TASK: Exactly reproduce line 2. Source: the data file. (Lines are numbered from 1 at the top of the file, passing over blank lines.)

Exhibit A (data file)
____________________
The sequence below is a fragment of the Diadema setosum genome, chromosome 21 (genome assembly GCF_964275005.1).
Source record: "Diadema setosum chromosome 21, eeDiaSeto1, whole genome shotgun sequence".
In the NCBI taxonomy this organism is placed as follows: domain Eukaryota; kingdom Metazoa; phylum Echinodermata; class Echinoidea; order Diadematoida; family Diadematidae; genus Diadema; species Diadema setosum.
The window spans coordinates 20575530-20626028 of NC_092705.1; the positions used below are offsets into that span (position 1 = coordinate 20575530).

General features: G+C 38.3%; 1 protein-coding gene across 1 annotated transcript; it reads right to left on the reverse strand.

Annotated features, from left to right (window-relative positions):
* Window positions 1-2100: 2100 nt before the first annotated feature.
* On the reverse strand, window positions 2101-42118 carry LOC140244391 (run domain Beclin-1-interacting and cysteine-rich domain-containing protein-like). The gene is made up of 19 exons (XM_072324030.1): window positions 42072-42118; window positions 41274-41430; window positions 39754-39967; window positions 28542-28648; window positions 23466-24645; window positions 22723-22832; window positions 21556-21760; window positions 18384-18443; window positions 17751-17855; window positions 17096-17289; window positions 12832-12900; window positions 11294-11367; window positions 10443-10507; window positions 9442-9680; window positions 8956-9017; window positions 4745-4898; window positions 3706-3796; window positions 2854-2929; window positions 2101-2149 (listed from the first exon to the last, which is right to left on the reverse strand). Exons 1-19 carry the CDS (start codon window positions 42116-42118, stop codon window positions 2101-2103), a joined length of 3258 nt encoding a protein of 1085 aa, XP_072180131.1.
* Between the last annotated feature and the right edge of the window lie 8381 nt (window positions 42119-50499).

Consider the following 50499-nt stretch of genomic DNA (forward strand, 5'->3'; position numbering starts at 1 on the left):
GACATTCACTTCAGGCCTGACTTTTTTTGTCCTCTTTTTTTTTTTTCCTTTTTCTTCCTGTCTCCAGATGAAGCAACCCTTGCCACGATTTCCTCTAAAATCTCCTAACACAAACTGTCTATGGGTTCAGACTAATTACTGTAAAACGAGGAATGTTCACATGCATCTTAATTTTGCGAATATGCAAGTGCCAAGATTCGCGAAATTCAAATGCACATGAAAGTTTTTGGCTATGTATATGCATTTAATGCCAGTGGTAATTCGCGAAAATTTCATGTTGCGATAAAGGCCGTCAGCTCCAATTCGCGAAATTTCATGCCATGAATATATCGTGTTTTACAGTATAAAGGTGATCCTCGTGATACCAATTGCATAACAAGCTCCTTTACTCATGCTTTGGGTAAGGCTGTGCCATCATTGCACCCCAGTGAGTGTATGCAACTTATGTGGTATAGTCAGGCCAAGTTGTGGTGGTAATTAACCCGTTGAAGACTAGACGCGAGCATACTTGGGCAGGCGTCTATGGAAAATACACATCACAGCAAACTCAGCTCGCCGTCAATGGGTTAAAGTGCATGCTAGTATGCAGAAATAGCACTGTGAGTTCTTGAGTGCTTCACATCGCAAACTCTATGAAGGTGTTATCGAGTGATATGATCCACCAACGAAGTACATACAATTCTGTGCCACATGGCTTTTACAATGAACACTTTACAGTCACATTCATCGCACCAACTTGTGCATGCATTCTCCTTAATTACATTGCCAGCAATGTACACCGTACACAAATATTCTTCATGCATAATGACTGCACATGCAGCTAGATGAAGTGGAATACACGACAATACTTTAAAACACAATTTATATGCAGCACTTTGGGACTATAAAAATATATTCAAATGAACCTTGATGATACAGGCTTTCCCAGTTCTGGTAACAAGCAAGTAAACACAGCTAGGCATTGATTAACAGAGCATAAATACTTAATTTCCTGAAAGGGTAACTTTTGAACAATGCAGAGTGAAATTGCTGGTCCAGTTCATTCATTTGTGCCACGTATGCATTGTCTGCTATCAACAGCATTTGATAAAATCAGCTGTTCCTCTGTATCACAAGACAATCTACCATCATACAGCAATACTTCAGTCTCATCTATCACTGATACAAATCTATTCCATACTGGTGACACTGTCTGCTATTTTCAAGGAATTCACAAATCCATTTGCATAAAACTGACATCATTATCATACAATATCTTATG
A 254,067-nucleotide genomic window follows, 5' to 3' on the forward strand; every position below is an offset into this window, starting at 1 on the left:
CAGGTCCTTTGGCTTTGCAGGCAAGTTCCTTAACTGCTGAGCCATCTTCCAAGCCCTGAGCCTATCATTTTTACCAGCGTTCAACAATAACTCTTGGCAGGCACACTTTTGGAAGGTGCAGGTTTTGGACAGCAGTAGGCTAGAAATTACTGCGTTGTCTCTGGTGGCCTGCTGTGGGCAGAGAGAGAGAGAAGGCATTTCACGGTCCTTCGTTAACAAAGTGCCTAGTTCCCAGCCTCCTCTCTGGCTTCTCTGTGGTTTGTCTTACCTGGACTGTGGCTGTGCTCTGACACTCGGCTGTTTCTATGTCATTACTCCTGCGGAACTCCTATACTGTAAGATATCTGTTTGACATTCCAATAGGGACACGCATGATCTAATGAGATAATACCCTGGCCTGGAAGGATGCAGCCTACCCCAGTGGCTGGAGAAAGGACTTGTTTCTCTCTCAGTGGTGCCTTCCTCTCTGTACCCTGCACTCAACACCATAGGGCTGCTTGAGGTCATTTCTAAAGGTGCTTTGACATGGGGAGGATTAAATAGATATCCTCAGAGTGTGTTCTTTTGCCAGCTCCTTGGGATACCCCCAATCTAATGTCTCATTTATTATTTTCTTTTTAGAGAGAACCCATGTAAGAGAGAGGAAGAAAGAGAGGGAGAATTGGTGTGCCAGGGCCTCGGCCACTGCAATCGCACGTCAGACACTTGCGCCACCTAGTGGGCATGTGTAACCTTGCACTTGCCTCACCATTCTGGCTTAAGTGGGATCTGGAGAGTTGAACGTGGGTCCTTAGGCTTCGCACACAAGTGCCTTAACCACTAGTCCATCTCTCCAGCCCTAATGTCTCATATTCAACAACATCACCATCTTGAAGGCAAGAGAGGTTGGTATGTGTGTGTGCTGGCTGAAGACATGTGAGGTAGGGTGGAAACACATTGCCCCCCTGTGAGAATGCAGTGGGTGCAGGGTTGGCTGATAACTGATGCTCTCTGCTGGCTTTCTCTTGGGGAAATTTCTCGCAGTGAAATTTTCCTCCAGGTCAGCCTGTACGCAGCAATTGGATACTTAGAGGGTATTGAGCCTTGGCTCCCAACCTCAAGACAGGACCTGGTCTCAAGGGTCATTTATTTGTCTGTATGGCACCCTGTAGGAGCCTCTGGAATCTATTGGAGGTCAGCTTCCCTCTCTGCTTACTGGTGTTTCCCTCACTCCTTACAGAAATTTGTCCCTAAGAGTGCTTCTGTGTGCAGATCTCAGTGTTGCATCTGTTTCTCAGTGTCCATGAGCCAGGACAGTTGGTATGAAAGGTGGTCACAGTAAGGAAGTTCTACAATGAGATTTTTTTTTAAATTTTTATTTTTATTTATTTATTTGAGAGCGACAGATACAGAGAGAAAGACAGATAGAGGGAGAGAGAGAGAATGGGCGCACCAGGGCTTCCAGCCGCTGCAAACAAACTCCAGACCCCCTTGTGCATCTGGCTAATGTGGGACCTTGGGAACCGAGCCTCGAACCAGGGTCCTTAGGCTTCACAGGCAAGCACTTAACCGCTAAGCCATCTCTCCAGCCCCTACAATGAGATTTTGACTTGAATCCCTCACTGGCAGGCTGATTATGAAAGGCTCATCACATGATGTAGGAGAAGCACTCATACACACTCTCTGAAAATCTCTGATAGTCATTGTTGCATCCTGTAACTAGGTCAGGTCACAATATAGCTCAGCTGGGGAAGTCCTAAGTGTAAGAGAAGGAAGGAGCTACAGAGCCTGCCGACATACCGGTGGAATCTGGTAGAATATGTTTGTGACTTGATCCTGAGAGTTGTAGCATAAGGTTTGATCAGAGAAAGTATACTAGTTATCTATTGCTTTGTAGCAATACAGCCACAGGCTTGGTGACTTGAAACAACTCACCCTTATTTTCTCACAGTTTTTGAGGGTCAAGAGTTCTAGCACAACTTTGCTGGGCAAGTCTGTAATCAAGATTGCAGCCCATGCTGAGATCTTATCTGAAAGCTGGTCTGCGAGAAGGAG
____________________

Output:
Source record: "Diadema setosum chromosome 21, eeDiaSeto1, whole genome shotgun sequence".